Nigeria began the new year on Sunday under a state of emergency in areas targeted by Islamist attacks as soldiers flooded hard-hit cities in a bid to end spiralling violence in Africa's most populous nation.
Residents in the northeastern city of Maiduguri reported a sharp increase in patrols and checkpoints, with soldiers in pickup trucks and armed with rifles stopping vehicles and forcing drivers to exit while also questioning them.
In the central city of Jos, security agents took over local government headquarters and two helicopters hovered overhead, while intensified patrols occurred on the ground.
President Goodluck Jonathan's declaration on Saturday gives security agencies more powers to search and arrest, seals off borders in hard-hit areas and establishes a military counter-terrorism force.
The declaration comes in response to scores of attacks blamed on Islamist group Boko Haram, particularly a wave of bombings on Christmas that killed 49 people, most in a gruesome blast at a Catholic church as services were ending.
In declaring the state of emergency in Africa's largest oil producer, Jonathan acknowledged that the attacks "have threatened our collective security and shaken the foundations of our corporate existence as a nation."
Jonathan said in a nationwide broadcast that "it has become imperative to take some decisive measures necessary to restore normalcy in the country especially within the affected communities."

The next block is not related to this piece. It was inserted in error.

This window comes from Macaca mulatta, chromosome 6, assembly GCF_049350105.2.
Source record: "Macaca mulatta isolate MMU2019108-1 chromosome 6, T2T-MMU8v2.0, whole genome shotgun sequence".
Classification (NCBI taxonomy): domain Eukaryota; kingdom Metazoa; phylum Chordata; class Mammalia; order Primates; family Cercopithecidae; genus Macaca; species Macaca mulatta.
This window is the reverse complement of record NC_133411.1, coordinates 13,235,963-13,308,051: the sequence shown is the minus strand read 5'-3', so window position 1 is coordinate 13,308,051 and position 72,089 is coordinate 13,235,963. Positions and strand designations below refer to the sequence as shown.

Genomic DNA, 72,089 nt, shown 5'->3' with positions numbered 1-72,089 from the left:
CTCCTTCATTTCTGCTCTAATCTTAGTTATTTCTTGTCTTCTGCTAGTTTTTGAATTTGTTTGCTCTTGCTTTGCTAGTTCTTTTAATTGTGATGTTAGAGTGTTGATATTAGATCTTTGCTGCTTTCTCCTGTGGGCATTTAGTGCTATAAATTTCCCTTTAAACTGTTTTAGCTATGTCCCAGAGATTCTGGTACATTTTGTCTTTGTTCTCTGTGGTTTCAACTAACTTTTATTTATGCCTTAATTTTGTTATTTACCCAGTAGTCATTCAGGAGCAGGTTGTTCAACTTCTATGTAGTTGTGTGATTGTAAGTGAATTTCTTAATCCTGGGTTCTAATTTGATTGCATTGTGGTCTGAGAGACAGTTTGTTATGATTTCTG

"Consequently, I have... declared a state of emergency in the following parts of the federation," he said, listing parts of the states of Borno, where Boko Haram traditionally has its base, as well as Yobe, Niger and Plateau.
In a sign of the challenges facing Nigeria, some 50 people were killed in clashes between two neighbouring communities in southeastern Ebonyi state on Saturday, a government spokesman said, but the clashes were not linked to attacks by Boko Haram, he added.
Earlier Saturday, Jonathan visited the church where the bloodiest Christmas attack occurred and branded Boko Haram a "cancerous" group bent on destroying Nigeria while vowing it would be crushed.
The measures and rhetoric marked a sharp change for Jonathan, who has come under mounting criticism over the authorities' failure to stop the violence.
Many of his previous pronouncements sought to minimise the attacks and reassure the country that the violence was only temporary and would soon be brought to an end despite near daily shootings and bombings.
While some welcomed the declaration, others raised concerns that it would provide legal cover for soldiers to carry out further abuses.
A military task force in Borno state has been accused in recent months of killing civilians and burning homes after bomb attacks, claiming residents collaborated with the extremists.
"The declaration of a state of emergency by the federal government will not stop or reduce the spate of violence across the affected areas, but will simply be a blank cheque for human rights violations by security agents," said northern-based rights activist Shehu Sani.
"Civilians will continue to be at the mercy of the military and the militants. Dialogue still remains the valid option to end this bloodletting."
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